So what's the point I'm getting at here? Well, all of the above being the case I have decided that I am re-opening my "series" on this wide-ranging, broad topic that can't be summed up in one word. BUT! I am doing this as less of a new direction for the blog itself as originally intended and definitely not as a restrictive, scheduled and structured thing. More of a this ish is important so I'll write about it when and where I can type of thing, being careful to keep in mind the crazy, wild wormholes that are present in this world of societal call-it-out commentary blogging.

Today's Topic at hand? The privilege of  dismissal.
Or something like that...

   Basically there's a nuance at play in this big picture that's been on my mind a lot lately that I haven't seen a lot of coverage on, though I haven't gone digging for it either, so I'm sure somebody somewhere already has... hopefully a lot of somebodies. This notion crystallized in my mind yesterday when I clicked a link in a tweet to a blog that linked to another blog so on and so forth until I was reading this amazing article from May of 2012 by Greg Rucka, writer of comics and novels, titled "Why I Write Strong Female Characters". If you haven't had the pleasure of reading it, stop what you're doing and go there. Now. Seriously, he hits so many great points and does it intelligently and articulately in a way I can only hope to come close to myself in the rest of this already too-long post of mine.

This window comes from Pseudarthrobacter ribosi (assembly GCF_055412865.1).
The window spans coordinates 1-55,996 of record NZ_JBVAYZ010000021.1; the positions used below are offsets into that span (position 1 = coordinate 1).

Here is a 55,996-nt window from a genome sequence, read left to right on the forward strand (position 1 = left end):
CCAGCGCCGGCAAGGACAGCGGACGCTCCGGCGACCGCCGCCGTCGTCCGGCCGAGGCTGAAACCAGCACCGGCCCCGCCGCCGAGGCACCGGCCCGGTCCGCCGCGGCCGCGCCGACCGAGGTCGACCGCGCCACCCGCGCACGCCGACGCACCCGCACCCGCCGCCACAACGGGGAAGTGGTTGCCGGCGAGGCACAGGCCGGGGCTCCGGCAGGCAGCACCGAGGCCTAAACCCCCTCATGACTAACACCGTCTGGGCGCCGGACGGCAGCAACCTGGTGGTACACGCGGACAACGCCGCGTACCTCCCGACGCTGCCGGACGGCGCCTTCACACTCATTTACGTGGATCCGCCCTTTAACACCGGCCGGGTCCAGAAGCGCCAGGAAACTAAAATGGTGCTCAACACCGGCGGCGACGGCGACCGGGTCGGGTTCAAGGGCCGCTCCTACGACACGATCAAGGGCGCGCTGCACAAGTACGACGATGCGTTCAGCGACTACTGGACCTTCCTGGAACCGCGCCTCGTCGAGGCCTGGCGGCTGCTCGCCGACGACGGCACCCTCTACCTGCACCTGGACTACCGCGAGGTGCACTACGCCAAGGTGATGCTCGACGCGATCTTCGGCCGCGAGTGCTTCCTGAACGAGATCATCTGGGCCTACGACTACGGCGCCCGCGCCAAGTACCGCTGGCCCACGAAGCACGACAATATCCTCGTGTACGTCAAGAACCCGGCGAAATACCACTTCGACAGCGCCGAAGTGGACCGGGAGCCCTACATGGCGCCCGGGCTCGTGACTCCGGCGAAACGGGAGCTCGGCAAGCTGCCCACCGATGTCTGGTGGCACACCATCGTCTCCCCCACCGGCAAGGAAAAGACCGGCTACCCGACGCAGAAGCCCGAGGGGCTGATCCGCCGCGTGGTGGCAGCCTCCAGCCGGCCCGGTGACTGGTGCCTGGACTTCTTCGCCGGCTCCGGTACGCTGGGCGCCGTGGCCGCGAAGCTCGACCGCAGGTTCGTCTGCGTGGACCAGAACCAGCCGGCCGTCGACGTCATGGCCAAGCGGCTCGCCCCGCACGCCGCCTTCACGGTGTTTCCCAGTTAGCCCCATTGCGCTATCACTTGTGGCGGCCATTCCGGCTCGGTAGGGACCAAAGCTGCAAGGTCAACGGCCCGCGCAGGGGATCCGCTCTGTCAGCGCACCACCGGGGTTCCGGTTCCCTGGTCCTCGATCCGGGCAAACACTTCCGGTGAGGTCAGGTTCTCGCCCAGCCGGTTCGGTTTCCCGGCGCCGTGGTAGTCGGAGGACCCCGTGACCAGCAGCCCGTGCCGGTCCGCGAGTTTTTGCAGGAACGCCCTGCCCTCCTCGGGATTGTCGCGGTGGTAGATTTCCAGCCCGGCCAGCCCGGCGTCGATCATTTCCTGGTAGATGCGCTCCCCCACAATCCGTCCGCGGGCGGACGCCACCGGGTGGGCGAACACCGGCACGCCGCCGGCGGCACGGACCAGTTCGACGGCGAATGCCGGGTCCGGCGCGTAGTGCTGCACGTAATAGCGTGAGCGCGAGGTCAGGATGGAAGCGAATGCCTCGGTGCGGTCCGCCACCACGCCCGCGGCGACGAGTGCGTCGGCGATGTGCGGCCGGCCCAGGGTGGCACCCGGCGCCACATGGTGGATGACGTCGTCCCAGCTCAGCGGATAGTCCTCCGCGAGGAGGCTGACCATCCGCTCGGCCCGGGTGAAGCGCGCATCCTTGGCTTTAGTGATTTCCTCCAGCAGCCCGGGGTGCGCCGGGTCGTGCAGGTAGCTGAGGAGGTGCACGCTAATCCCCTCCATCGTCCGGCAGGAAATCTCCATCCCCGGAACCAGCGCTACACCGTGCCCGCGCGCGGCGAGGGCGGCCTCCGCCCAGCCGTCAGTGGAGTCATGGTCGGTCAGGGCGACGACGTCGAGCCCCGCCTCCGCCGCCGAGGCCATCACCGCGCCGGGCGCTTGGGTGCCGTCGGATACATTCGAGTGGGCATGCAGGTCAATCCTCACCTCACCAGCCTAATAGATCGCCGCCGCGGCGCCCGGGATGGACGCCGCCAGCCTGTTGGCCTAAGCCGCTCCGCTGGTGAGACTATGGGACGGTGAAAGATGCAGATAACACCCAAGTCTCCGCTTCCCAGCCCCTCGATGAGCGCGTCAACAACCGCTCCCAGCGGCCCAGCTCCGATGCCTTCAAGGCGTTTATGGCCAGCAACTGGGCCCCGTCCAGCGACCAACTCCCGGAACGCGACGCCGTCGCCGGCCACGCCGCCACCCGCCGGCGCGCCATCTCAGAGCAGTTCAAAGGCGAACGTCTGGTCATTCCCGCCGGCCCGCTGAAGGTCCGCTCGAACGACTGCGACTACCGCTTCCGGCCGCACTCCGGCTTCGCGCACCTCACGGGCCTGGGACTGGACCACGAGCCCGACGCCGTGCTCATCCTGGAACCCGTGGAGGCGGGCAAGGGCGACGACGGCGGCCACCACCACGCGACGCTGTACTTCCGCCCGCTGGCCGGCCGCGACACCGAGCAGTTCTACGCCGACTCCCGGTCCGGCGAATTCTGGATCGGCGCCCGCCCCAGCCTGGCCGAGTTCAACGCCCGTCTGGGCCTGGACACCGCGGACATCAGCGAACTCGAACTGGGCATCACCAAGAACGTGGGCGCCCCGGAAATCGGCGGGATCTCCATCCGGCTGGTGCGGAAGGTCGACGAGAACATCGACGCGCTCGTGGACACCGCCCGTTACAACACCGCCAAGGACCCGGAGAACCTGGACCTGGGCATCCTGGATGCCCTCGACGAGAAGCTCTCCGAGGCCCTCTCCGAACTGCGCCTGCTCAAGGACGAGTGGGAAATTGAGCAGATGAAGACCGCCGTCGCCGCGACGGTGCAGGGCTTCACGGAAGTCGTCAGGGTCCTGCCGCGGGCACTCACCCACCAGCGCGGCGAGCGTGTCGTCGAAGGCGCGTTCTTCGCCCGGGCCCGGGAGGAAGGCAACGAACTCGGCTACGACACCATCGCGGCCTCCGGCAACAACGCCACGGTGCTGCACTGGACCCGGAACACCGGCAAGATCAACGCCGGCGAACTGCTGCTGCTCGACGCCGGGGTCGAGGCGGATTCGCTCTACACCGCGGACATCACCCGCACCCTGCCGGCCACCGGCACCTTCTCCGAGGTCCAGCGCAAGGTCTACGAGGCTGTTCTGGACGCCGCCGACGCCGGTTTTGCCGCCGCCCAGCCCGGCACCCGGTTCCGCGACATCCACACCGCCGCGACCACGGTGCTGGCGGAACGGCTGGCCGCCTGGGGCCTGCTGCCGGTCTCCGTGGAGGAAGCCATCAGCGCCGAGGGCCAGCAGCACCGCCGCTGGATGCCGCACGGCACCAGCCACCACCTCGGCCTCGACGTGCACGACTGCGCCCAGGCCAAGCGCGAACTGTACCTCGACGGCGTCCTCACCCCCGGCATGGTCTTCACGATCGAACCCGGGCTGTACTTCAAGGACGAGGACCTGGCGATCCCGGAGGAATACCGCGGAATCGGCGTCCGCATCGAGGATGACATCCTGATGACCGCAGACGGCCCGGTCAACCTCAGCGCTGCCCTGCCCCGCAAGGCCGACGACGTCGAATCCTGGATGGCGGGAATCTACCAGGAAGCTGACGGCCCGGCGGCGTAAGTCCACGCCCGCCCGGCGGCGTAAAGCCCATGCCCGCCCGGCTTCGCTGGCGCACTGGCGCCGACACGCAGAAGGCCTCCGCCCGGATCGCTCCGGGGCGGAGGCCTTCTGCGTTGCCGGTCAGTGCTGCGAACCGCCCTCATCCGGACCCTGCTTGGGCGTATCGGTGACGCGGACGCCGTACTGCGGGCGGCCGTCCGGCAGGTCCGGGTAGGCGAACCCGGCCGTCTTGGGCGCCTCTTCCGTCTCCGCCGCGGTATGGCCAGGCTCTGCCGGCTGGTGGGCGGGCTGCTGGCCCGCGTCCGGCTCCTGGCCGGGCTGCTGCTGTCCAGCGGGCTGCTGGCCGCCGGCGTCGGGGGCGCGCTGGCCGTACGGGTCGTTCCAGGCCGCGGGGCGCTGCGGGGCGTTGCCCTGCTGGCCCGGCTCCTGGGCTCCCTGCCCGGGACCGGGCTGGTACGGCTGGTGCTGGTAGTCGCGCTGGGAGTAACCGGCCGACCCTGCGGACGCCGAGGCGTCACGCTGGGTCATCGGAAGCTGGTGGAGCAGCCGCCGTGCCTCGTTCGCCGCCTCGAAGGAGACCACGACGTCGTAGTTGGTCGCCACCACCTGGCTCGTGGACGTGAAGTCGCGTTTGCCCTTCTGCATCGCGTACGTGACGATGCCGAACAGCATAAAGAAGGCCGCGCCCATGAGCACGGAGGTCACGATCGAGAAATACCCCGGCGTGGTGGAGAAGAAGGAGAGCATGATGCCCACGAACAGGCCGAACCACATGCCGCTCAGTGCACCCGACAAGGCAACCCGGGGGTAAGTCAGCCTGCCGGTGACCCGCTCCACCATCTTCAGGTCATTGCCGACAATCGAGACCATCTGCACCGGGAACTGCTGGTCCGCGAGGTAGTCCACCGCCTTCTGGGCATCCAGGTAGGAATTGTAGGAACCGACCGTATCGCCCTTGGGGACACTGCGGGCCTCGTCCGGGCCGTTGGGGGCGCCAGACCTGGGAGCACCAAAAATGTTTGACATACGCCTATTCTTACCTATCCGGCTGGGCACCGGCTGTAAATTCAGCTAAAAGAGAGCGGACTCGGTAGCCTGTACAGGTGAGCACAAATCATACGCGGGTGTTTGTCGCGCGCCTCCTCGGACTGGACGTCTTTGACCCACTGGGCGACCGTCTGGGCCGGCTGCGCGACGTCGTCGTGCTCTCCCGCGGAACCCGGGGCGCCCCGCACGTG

Okay, good. Back to the point. Which is this:

   Our world is currently set up in such a way that it is considered a given that women are, on almost every level, expected to attempt to understand and relate to men, where they are at, without question. It is so much the norm that male characters, male attributes, male desires are assumed to be the standard. Women are all but forced to understand Men but men are allowed a pass from even attempting to understand women in a lot of ways. Yes, women are complicated. But guess what, that's because of our humanity not necessarily because of our gender. There may be some areas in which the female make-up tends more towards extra layers that seem hard to comprehend on a surface level, but it is way more often than not used as a flippant excuse to not try. To write it off. To write US off. To dismiss thoughts, feelings, desires and needs that lean toward the feminine end of the spectrum.

The part of Rucka's post that reminded me of this issue I've been wanting to address was this quote in particular:
There's a second part to the question. The unspoken part.